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Begin your journey at the Upper Cloister accessible straight from the ticket office. Ascend the historic stone staircase, enjoy the sea view framed by Gothic windows. It's one of the earliest features in the Benedictine complex, facing the sea.
Step into the monastery's heart—the Lower Cloister from the 10th century. Admire stone stuccoes from Mount Portofino and delicate green and white marble columns depicting flora and fauna. Over time, it transformed from a prayer spot to a resting place for monks and laypeople in the 13th to 15th centuries.
Take a walk through first floor's collection of stunning marble artifacts. Below, the lower level unfolds into three spacious rooms. Among the treasures, you'll find diverse marble pieces, including Emperor Hadrian's head (2nd century AD), possibly acquired by the Dorias.
The Abbey's second level, erected in the 13th century through the Doria family's generosity, boasts double rows of exquisite Gothic windows. These frames elegantly showcase the sea's beauty. The area is wholly dedicated to an exhibition of artifacts unearthed during FAI's 1983 restoration.
Advancing west from the Lower Cloister, we arrive at the chamber where the renowned Doria family's tombs have rested since the 13th century. Arranged in rows along the room's three walls, these tombs showcase alternating white marble and gray stone, embodying the distinctive Ligurian aesthetic.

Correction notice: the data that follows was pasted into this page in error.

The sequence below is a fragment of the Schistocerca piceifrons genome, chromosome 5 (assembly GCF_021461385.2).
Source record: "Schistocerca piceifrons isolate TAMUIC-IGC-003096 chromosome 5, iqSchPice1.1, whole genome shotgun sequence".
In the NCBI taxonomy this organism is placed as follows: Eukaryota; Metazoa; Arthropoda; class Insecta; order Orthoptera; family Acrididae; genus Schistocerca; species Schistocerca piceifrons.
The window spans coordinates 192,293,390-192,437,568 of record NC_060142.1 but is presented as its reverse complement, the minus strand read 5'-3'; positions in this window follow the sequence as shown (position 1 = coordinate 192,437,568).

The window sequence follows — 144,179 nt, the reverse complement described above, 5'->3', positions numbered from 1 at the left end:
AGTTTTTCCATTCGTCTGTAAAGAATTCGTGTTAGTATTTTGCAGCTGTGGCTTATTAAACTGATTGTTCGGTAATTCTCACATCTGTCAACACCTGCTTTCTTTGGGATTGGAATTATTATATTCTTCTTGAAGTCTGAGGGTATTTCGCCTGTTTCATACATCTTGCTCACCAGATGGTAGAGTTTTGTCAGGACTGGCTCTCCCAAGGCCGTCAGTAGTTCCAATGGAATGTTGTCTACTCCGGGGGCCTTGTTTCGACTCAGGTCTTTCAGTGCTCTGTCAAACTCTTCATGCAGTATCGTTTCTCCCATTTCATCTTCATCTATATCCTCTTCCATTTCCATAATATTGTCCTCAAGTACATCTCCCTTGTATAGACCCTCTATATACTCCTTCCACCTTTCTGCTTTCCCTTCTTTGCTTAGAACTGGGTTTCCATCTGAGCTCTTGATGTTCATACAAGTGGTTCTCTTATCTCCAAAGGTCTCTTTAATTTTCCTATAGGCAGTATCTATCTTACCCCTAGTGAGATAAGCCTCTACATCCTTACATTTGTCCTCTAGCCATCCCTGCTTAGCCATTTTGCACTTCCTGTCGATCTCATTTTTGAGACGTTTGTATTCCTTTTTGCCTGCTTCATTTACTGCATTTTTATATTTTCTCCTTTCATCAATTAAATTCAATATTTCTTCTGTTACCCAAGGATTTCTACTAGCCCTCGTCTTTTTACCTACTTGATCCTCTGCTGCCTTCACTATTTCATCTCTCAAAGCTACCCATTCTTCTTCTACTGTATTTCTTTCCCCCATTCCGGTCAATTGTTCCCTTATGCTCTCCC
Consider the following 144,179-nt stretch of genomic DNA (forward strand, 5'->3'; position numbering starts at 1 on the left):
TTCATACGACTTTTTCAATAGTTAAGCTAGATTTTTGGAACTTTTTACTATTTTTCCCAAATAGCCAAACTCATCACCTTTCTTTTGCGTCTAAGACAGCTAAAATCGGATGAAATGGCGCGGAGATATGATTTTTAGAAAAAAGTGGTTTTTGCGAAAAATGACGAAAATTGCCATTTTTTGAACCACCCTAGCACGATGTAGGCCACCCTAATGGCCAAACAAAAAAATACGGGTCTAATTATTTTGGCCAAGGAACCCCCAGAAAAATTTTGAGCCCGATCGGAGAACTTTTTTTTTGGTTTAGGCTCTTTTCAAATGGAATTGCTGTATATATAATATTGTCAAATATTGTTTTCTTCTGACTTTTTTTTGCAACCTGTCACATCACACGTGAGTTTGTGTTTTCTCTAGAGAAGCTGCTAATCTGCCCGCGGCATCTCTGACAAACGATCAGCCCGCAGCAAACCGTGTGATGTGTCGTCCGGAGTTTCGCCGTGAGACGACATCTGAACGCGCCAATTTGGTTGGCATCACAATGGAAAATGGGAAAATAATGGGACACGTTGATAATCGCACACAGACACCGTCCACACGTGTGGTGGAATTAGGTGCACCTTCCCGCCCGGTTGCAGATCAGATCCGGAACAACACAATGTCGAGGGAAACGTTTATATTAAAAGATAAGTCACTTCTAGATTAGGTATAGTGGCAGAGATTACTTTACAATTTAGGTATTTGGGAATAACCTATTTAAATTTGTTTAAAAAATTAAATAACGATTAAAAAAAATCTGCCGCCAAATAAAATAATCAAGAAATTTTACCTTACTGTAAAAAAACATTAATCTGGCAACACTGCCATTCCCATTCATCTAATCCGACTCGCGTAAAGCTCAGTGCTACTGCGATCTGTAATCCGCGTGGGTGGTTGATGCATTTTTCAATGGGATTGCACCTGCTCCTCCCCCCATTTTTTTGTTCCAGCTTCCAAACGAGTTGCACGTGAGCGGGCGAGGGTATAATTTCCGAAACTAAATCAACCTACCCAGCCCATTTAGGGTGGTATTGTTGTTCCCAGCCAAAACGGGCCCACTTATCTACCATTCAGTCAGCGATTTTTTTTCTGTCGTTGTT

The church on the second floor was constructed by elevating the original roof of the Medieval Church when the monks departed and the Abbey transitioned to the Doria family's care. Within, the high altar houses a silver reliquary safeguarding the remains of the martyrs Fruttuoso, Augurio, and Eulogio.
At the hall's far end, an entrance leads to the current rectory's garden. Long ago, this was the doorway to an ancient structure from the 10th century that has since vanished. Believed to have served as monks' dorms, it was dismantled during the 16th-century Cloister renovation under Admiral Andrea Doria's direction.
Enter the sacred realm of the medieval church, also referred to as the "monastic" church. Inside, there's a chamber featuring an apse utilized as a chapel. In the backdrop, you'll catch sight of a crypt from the 13th century. This crypt was constructed to shelter the remains of a Doria family Abbot.
You have the opportunity to marvel at the faithful reproduction of the Christ of the Abyss—a marble statue submerged approximately 15 meters beneath the San Fruttuoso shoreline. Even if you're not a diver, the replica resonates with the sea's history and significance.
The Doria Tower, part of San Fruttuoso Abbey's history, was owned by the Doria family. Climb the tower, a testament to Admiral Andrea Doria's legacy. Its walls bear the seal of the Doria family, and its history speaks of protection against pirates.
The ideal time to visit San Fruttuoso Abbey is during the spring and early summer (April to June) or early autumn (September to October) when the weather is pleasant, and the crowds are smaller, allowing you to fully savor the serenity and beauty of this coastal gem.